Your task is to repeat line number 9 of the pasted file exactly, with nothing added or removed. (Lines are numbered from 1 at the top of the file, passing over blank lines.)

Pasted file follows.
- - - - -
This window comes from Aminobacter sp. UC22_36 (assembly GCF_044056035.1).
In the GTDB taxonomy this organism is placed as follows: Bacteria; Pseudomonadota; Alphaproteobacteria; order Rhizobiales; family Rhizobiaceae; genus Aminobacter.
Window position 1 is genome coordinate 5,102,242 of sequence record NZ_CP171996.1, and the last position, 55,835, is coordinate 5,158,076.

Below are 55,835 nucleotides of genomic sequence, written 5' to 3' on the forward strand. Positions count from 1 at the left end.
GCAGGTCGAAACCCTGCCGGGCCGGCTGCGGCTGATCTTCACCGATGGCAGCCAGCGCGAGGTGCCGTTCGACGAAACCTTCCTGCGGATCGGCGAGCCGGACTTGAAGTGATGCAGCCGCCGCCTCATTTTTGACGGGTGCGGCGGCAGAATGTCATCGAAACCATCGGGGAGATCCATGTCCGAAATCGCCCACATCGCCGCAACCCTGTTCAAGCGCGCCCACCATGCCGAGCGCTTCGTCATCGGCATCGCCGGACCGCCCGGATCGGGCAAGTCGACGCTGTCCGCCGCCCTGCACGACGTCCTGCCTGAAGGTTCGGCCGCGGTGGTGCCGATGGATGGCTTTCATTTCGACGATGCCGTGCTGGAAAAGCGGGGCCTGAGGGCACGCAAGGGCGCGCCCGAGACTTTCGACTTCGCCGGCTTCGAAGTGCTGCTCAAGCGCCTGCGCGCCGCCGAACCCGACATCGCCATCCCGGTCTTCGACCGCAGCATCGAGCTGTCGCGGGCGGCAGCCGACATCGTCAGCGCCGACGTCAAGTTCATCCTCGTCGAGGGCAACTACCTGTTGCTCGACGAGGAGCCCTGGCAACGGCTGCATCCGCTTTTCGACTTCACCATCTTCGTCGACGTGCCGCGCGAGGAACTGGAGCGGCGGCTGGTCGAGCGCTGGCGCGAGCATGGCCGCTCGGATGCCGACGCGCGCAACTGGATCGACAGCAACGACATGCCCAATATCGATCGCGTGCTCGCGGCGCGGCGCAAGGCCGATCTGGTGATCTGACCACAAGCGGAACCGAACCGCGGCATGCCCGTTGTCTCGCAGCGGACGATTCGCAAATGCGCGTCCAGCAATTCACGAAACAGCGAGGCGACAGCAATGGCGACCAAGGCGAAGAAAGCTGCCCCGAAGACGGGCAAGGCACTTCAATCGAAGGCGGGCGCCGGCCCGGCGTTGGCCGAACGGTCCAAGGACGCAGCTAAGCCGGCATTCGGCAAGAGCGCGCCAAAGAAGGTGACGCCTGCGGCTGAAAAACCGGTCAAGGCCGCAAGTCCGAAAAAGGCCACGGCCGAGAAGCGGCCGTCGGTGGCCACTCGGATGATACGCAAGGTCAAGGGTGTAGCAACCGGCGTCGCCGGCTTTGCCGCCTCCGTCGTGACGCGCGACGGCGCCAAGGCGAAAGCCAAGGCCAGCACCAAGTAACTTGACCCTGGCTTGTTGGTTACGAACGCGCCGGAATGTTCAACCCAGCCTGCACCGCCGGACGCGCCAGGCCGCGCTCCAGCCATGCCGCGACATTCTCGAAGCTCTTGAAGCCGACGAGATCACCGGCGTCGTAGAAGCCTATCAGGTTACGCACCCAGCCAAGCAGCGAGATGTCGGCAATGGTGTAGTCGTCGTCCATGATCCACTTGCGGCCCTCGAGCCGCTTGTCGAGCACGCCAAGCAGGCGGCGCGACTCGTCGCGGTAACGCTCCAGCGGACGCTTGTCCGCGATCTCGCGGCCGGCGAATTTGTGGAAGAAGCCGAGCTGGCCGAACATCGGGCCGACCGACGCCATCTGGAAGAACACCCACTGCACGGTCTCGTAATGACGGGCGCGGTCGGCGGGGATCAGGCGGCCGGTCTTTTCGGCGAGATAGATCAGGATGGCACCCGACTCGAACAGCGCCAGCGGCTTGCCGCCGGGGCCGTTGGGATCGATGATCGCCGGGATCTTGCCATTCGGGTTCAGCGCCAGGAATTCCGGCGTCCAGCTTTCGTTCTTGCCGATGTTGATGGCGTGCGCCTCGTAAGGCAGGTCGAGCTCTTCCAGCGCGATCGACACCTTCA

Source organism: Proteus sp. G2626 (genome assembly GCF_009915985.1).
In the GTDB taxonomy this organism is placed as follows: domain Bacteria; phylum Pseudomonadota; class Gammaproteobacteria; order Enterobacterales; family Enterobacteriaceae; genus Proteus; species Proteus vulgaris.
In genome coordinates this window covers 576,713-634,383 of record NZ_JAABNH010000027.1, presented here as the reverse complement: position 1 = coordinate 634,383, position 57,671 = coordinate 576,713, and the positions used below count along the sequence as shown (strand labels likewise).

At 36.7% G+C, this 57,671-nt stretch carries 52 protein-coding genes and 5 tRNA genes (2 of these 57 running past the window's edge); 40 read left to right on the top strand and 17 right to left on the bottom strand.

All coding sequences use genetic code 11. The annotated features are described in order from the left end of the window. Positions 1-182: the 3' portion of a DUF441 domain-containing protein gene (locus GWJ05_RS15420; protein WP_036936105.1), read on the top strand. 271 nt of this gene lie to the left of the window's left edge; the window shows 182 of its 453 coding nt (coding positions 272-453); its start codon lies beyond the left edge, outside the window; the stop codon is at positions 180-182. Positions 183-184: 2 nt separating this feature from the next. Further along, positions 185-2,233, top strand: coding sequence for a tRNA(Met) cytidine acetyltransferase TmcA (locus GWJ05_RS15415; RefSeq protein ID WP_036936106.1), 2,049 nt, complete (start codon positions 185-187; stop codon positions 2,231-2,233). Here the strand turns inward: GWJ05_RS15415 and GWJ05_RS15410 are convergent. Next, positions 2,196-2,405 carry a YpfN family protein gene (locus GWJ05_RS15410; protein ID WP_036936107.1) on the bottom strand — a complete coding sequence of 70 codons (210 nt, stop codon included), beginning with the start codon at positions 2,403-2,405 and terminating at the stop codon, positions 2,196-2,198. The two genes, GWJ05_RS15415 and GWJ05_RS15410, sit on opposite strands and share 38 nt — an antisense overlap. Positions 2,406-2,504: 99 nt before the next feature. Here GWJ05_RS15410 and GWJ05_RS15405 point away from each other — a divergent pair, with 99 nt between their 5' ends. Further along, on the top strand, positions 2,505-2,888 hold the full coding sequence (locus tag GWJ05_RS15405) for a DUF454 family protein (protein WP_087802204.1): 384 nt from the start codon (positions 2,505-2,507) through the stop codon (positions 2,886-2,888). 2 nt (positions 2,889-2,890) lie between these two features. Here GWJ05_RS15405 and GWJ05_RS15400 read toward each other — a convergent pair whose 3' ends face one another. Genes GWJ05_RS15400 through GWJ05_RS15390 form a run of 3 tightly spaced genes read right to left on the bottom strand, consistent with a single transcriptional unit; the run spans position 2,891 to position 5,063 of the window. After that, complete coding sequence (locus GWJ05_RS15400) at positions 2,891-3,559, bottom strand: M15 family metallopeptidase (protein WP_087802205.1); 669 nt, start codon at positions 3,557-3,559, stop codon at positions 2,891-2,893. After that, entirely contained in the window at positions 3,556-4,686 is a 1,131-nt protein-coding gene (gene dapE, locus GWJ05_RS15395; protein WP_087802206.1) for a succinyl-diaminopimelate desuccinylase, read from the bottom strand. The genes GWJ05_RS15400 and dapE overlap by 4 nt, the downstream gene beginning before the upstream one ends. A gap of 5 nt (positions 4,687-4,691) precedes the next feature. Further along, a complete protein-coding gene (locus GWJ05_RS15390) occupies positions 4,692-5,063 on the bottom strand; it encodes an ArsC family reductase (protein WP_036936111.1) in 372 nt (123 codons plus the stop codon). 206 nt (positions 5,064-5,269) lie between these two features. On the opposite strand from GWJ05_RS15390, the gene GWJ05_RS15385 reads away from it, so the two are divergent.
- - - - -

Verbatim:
At 36.7% G+C, this 57,671-nt stretch carries 52 protein-coding genes and 5 tRNA genes (2 of these 57 running past the window's edge); 40 read left to right on the top strand and 17 right to left on the bottom strand.